Building the VIRTUAL Classrom

By Patterson, Jennifer C. | Curriculum Administrator, August 2000 | Go to article overview

Building the VIRTUAL Classrom

Patterson, Jennifer C., Curriculum Administrator

Education has always taken place inside and outside the classroom. Now, the Internet and portable computers are blurring whatever line was left.

It brings American education to the children of ambassadors and missionaries, helps students with erratic schedules or special needs to earn their diplomas, and allows students to work individually toward Advanced Placement examinations and college credit. As it gains popularity, distance learning is changing the direction of education; the only question is, where is it headed next?

Weighing the Pros and Cons

The virtual classroom can mean different things to different people. In some contexts, it is an entirely Internet-based distance delivery method that allows students to earn a diploma without setting foot in a traditional classroom. In others, it is a supplement, a single course that enriches a student's traditional program. Whatever forms it has taken before, it is clear now that the growing influence of Internet technologies is pushing the virtual classroom permanently into cyberspace.

As distance education becomes more popular, the pros and cons are making themselves known. And, as they do, it becomes clear that virtual classrooms will change the way that we think about education.

Dan Barron, a professor of Library and Information Sciences at the University of South Carolina, is coordinating the evaluation of the state's K-12 distance education programs. Barron thinks the rise of virtual education will encourage educators to "think of schools as learning instead of just attending."

Virtual education will be "a catalyst for how we approach education generally," Barron says, explaining that these classes encourage students to "become engaged in a learning community" that doesn't end when the bell rings. These classes also make it easier to accommodate students with different learning styles, which Barron suggests will have "a significant impact on middle achievers." For example, virtual courses can be equally appealing to both the student who craves lots of one-on-one attention and the quiet student who prefers to work independently, allowing a middle achiever to accommodate his or her own learning style.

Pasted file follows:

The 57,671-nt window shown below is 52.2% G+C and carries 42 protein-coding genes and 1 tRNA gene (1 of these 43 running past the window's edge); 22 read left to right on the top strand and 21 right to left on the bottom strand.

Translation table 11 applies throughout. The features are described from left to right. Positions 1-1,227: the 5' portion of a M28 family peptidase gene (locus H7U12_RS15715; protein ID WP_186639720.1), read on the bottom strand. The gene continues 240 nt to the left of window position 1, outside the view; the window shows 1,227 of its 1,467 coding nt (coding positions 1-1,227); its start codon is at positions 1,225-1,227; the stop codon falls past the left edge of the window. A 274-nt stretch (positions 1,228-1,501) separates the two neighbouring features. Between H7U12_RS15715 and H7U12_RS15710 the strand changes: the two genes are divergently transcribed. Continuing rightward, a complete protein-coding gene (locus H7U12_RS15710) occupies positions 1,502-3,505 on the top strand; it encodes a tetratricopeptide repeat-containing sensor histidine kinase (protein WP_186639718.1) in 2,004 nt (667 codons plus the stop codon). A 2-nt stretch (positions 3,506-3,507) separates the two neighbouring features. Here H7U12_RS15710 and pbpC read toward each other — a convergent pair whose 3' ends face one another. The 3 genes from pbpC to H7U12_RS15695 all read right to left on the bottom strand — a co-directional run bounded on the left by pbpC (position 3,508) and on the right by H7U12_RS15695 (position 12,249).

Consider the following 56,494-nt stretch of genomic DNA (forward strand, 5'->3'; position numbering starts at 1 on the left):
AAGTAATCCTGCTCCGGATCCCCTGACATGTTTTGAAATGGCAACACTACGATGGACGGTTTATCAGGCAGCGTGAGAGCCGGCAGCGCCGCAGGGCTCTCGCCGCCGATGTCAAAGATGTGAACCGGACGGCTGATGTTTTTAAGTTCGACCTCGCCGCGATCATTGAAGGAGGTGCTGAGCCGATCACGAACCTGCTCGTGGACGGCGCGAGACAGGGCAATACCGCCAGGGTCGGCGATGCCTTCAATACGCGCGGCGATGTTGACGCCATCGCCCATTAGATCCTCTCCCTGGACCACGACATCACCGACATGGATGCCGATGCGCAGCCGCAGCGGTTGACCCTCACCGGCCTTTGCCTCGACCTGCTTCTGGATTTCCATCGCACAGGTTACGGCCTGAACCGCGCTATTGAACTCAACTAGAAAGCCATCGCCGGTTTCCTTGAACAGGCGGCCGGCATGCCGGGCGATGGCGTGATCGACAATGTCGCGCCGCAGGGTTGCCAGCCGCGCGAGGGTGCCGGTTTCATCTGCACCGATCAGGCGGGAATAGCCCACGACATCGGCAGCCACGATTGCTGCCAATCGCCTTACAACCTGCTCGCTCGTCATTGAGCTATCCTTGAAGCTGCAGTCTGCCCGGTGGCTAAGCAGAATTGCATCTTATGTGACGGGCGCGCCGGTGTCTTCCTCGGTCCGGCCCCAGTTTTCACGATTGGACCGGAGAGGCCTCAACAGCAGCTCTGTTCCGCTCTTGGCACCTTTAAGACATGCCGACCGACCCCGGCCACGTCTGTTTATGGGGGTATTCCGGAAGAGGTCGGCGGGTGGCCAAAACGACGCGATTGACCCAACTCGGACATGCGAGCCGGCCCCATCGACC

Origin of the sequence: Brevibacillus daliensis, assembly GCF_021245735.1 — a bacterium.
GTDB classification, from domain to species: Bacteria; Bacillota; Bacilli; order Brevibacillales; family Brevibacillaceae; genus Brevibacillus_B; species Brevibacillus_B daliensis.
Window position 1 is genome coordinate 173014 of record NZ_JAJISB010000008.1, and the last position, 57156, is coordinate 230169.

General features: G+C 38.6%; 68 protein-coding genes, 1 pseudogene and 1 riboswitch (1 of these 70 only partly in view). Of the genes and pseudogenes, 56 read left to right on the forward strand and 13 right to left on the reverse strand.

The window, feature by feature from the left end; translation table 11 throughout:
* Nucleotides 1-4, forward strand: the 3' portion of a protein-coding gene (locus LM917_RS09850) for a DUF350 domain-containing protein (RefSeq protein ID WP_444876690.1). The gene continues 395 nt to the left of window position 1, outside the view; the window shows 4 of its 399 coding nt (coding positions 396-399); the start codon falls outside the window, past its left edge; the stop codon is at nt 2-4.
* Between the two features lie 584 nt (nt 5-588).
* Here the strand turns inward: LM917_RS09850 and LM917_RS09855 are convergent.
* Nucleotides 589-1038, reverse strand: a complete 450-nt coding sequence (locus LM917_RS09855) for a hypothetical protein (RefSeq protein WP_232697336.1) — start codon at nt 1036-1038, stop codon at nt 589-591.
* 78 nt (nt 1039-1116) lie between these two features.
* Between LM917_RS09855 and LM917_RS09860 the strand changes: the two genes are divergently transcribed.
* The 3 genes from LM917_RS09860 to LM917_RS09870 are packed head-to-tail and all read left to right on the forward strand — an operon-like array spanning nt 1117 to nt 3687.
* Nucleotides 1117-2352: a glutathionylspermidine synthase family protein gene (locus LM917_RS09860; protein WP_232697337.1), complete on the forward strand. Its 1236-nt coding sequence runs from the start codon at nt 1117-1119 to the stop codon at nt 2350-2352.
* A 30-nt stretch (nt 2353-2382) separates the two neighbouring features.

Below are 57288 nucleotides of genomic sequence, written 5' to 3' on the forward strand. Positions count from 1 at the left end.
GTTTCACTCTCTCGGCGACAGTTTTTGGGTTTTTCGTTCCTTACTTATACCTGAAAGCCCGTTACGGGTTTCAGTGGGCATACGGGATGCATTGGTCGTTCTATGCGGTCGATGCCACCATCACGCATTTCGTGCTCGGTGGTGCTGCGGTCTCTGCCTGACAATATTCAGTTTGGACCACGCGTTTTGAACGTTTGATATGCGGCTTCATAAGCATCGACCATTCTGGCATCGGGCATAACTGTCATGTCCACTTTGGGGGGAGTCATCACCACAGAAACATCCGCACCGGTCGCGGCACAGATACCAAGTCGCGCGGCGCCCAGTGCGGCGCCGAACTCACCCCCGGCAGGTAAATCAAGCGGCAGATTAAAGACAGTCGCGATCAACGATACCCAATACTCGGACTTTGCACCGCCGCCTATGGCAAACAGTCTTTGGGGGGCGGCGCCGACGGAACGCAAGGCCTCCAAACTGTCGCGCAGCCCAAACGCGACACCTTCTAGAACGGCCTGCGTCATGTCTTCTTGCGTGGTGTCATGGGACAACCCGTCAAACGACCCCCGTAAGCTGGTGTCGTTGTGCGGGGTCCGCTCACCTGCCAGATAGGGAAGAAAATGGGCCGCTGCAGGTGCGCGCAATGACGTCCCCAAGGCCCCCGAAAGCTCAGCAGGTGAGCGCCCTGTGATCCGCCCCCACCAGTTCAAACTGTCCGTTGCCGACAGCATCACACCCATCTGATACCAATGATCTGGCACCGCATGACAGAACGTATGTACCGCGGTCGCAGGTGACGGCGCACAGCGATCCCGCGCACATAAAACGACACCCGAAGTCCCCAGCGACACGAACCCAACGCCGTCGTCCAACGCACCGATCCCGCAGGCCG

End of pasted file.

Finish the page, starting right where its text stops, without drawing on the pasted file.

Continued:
Additionally, virtual education allows students to have access to courses they would not otherwise be able to take, such as specialized courses for which there is a low demand. Barron describes these positive aspects as the three advantages of virtual classrooms: "convenience, flexibility and access to low-incidence courses."

In spite of the advantages, virtual education does have its pitfalls, many of which are the reverse of its strengths. For example, whereas virtual courses may accommodate students who prefer to work independently, the isolation doesn't work well for everyone. "The social experience has an important part to play in education," says Barron. This tendency of virtual education to "cubicleize" a student is a problem that is also being confronted by the swelling ranks of homeschoolers.

For virtual schooling to be effective, students and teachers must also learn new skills. This can be a daunting task. "We have a bunch of people who suffer from FUD--fear, uncertainty and doubt," Barron says.

Barron predicts these cultural barriers will be more difficult to overcome than the often cited one--funding. "Tradition and lack of imagination" are the problems, he says. While acquiring funds is difficult, "you can get money for what you really want."

However, not everyone is in agreement about the biggest barriers facing virtual education. Bruce Droste, director of Concord Consortium's Virtual High School, says "the biggest barrier is the digital divide." This view is supported by testimony that Julie Young, principal of virtual Florida High School, made in front of the Web-based Education Commission this June. Young cited statistics that a high-income, urban household is 20 times more likely to have Internet access than a low-income, rural household, and that a low-income white family is three times more likely to have Internet access than a low-income African-American family. …

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